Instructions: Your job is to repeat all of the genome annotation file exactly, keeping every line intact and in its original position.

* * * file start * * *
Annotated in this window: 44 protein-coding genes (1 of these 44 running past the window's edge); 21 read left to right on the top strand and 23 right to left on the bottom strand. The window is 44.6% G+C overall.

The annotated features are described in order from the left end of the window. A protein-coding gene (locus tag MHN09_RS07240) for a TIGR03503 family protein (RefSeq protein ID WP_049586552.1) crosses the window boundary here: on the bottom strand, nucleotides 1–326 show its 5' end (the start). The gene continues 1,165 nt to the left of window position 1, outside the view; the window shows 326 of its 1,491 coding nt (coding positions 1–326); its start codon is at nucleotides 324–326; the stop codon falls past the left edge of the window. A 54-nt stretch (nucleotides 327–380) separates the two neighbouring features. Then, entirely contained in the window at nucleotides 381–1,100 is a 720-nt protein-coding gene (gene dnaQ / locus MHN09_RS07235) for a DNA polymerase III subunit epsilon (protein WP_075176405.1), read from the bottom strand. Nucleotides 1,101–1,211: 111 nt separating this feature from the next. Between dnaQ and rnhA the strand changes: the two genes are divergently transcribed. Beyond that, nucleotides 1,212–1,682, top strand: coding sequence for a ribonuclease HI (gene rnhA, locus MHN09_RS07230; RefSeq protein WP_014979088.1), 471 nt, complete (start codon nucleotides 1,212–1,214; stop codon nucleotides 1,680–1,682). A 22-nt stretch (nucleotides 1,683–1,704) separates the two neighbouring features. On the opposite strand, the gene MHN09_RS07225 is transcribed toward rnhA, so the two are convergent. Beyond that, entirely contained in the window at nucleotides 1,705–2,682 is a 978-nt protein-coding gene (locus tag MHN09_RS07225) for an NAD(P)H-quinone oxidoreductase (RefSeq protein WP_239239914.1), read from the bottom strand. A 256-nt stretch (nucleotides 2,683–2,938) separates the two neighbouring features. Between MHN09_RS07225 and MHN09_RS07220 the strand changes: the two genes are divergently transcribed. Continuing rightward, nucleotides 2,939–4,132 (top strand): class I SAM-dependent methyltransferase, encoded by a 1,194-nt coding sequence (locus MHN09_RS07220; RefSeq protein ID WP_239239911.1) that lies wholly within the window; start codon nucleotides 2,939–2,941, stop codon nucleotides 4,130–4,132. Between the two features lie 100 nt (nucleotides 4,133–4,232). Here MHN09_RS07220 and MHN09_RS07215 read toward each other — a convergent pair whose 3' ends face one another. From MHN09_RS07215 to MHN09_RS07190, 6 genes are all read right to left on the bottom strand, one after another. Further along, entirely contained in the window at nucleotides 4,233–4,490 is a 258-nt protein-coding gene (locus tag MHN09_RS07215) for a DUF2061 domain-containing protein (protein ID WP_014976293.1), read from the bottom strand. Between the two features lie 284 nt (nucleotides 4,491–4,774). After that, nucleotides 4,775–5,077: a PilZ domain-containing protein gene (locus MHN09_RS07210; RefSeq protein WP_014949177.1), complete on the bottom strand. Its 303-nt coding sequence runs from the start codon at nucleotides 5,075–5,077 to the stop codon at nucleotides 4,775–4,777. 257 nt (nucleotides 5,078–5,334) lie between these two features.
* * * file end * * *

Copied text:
Annotated in this window: 44 protein-coding genes (1 of these 44 running past the window's edge); 21 read left to right on the top strand and 23 right to left on the bottom strand. The window is 44.6% G+C overall.

The annotated features are described in order from the left end of the window. A protein-coding gene (locus tag MHN09_RS07240) for a TIGR03503 family protein (RefSeq protein ID WP_049586552.1) crosses the window boundary here: on the bottom strand, nucleotides 1–326 show its 5' end (the start). The gene continues 1,165 nt to the left of window position 1, outside the view; the window shows 326 of its 1,491 coding nt (coding positions 1–326); its start codon is at nucleotides 324–326; the stop codon falls past the left edge of the window. A 54-nt stretch (nucleotides 327–380) separates the two neighbouring features. Then, entirely contained in the window at nucleotides 381–1,100 is a 720-nt protein-coding gene (gene dnaQ / locus MHN09_RS07235) for a DNA polymerase III subunit epsilon (protein WP_075176405.1), read from the bottom strand. Nucleotides 1,101–1,211: 111 nt separating this feature from the next. Between dnaQ and rnhA the strand changes: the two genes are divergently transcribed. Beyond that, nucleotides 1,212–1,682, top strand: coding sequence for a ribonuclease HI (gene rnhA, locus MHN09_RS07230; RefSeq protein WP_014979088.1), 471 nt, complete (start codon nucleotides 1,212–1,214; stop codon nucleotides 1,680–1,682). A 22-nt stretch (nucleotides 1,683–1,704) separates the two neighbouring features. On the opposite strand, the gene MHN09_RS07225 is transcribed toward rnhA, so the two are convergent. Beyond that, entirely contained in the window at nucleotides 1,705–2,682 is a 978-nt protein-coding gene (locus tag MHN09_RS07225) for an NAD(P)H-quinone oxidoreductase (RefSeq protein WP_239239914.1), read from the bottom strand. A 256-nt stretch (nucleotides 2,683–2,938) separates the two neighbouring features. Between MHN09_RS07225 and MHN09_RS07220 the strand changes: the two genes are divergently transcribed. Continuing rightward, nucleotides 2,939–4,132 (top strand): class I SAM-dependent methyltransferase, encoded by a 1,194-nt coding sequence (locus MHN09_RS07220; RefSeq protein ID WP_239239911.1) that lies wholly within the window; start codon nucleotides 2,939–2,941, stop codon nucleotides 4,130–4,132. Between the two features lie 100 nt (nucleotides 4,133–4,232). Here MHN09_RS07220 and MHN09_RS07215 read toward each other — a convergent pair whose 3' ends face one another. From MHN09_RS07215 to MHN09_RS07190, 6 genes are all read right to left on the bottom strand, one after another. Further along, entirely contained in the window at nucleotides 4,233–4,490 is a 258-nt protein-coding gene (locus tag MHN09_RS07215) for a DUF2061 domain-containing protein (protein ID WP_014976293.1), read from the bottom strand. Between the two features lie 284 nt (nucleotides 4,491–4,774). After that, nucleotides 4,775–5,077: a PilZ domain-containing protein gene (locus MHN09_RS07210; RefSeq protein WP_014949177.1), complete on the bottom strand. Its 303-nt coding sequence runs from the start codon at nucleotides 5,075–5,077 to the stop codon at nucleotides 4,775–4,777. 257 nt (nucleotides 5,078–5,334) lie between these two features.